Also, the DOD has got this idea of aircraft that can do everything. While this might sound good to the average Joe, this also drives up costs and limits performance. Like a swiss-army knife, it has a lot of gadgets, but is harldy practical for any one task. The F-35 is going to be a disaster for us if we face a legitimate air-to-air threat. It’s only kind of stealthy, has limited payload, and does not have the maneuverability or thrust-to-weight ratio to be a legitimate dog fighter against current 4 and 4.5 gen aircraft. Plus, by the time it’s fielded, the Russian and Chinese will have aircraft with F-22 like performance. In the meantime, our current fighter fleet, that should be retiring, especially the F-15’s are falling apart in mid-air when doing ACM training. A sad day for American airpower, and we can’t afford to learn a Vietnam style lesson with our current financial situation.

If you’ve ever been involved with a procurement problem you know how technological development is mostly about dealing with unintended consequences. In this case, the process selects an engine and then the machine sets about making it work on time and under budget (trust me on this one). A second engine does not reduce risk, it simply creates more headaches for engineers and program managers. This second engine reeked of pork from the beginning.

While you are correct that there is only one US Customer, there would be potentially dozens of foreign customers, just like with the F-15 and F-16. Each one could potentially choose either the F135 or F136. Good incentive to keep both companies on their toes. I do not know if it will work for the F35 but competition has worked in the past and not just in aircraft engines. Amongst others, the Los Angeles class submarines experienced significant cost reductions as well as process improvements when Newport News started building them in addition to Electric Boat.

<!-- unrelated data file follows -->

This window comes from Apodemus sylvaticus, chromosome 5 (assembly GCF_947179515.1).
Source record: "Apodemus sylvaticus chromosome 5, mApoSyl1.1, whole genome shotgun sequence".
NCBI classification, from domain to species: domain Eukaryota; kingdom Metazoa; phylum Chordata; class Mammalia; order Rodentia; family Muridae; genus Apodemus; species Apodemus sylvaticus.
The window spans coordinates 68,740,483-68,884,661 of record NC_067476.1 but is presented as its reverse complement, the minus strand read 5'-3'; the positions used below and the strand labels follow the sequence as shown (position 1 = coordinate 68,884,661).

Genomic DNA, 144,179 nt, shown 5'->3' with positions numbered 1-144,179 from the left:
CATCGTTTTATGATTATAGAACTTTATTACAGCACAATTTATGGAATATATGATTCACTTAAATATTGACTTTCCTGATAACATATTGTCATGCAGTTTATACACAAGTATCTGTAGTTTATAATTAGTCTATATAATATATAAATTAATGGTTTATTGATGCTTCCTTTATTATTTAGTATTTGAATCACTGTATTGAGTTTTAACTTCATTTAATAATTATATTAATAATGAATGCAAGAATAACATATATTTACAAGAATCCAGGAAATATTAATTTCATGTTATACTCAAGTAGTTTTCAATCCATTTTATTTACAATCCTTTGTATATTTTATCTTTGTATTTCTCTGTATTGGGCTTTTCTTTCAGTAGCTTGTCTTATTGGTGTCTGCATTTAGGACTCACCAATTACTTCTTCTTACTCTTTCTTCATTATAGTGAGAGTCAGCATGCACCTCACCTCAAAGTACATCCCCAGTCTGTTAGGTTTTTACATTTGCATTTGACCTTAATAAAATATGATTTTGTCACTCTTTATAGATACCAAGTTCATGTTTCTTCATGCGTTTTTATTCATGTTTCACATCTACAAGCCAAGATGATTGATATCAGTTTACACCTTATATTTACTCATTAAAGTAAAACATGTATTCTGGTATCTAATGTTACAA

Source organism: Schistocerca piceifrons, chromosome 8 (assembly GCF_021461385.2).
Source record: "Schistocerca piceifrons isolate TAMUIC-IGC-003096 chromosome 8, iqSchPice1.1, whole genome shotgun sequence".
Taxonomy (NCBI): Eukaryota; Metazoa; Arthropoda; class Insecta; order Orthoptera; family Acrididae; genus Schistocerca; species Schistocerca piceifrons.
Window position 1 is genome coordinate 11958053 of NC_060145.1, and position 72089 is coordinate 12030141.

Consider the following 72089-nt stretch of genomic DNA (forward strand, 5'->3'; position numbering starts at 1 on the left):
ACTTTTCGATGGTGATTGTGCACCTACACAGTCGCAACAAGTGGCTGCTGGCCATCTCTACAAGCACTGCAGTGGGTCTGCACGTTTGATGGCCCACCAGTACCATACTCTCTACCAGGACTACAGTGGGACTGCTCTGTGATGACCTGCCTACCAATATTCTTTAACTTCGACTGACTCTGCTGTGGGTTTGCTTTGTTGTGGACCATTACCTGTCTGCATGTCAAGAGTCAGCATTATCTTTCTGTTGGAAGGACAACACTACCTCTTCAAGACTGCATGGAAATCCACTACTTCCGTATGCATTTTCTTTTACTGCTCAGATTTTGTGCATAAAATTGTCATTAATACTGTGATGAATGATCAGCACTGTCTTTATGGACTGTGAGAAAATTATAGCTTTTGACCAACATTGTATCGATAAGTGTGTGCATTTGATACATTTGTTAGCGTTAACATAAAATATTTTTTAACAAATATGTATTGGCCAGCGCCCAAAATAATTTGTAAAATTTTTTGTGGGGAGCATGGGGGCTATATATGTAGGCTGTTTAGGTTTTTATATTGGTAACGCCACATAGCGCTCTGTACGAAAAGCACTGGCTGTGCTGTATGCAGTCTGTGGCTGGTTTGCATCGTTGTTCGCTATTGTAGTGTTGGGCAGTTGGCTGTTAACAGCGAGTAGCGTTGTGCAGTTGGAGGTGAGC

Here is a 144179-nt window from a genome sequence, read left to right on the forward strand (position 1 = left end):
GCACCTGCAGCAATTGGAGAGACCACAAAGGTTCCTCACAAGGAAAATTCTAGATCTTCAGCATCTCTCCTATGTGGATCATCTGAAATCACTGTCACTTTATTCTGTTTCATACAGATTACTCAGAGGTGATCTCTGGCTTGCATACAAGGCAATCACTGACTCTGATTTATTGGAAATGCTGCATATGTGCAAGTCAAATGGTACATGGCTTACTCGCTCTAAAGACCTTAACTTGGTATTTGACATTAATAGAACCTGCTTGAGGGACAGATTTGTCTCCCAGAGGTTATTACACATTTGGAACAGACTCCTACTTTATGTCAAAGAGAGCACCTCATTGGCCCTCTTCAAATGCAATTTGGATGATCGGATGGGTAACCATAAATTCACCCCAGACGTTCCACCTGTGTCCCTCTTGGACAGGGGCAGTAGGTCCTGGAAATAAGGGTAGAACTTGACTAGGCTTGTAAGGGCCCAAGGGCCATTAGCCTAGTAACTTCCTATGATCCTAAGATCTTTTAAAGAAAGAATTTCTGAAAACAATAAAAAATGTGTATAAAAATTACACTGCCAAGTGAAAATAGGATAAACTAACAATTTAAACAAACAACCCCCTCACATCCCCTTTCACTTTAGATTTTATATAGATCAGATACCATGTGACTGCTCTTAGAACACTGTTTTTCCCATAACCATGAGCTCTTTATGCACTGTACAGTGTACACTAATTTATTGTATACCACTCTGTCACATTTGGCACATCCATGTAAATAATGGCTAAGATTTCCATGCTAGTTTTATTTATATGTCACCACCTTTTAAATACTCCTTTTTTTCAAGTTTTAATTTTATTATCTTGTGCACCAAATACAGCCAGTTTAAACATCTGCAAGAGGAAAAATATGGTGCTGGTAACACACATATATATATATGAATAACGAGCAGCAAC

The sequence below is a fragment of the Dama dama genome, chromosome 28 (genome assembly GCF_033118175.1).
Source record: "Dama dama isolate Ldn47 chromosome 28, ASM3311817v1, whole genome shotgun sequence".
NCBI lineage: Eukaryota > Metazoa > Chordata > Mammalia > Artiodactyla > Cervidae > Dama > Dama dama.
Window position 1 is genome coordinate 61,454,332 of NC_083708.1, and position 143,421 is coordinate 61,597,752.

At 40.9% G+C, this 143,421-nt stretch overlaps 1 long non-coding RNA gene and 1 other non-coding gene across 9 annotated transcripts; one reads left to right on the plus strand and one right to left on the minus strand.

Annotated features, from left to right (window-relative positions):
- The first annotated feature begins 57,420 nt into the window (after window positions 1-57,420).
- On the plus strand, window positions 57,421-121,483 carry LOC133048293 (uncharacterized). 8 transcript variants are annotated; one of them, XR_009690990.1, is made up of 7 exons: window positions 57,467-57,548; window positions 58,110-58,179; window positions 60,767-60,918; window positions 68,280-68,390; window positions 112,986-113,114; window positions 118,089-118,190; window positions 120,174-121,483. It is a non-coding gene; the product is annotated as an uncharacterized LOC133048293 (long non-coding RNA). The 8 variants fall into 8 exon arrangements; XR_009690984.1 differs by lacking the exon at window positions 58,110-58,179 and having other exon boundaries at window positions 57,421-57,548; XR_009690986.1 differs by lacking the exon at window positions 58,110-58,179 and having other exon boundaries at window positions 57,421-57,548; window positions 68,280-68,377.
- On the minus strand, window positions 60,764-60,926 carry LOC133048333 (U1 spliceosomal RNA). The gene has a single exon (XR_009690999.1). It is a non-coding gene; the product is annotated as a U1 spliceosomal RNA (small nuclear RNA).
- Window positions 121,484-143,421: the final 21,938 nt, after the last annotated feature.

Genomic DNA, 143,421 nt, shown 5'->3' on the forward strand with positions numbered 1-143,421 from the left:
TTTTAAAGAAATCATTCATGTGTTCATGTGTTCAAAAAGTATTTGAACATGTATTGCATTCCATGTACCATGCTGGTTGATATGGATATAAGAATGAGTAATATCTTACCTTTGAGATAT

Assuming both engines meet the requirements (an admitted big if) and you don’t pay too much for it (an even bigger if), you have the potential for cost reductions and faster product improvement cycles for both manufacturers. If you cancel the F136, where is the incentive for P&W to improve their product, lower their price, improve customer service, or have lavish parties at airshows? Additionally, since the two engines are somewhat different, you have two different potential future growth strategies if required.

The situations are not exactly the same, the F110 was a derivative of the F101 on the B-1 and not a entirely new design, so much of the R&D was already paid for. However, the F-16 was not the only game in town for fighter engines either, so their was a less compelling incentive for maintaining the industrial base.

One thing to remember about the “great engine war” was that they actually did order some F110’s, and that was for an aircraft that was already in production. I would think that unless DoD plans to actually equip a block of F-35 with the F136 engine, then there’s really nothing more than political posturing and hidebound acquisition-bureaucracy conservatism. “We bought two engines and it worked, therefore we must always buy two engines, and it will always work.”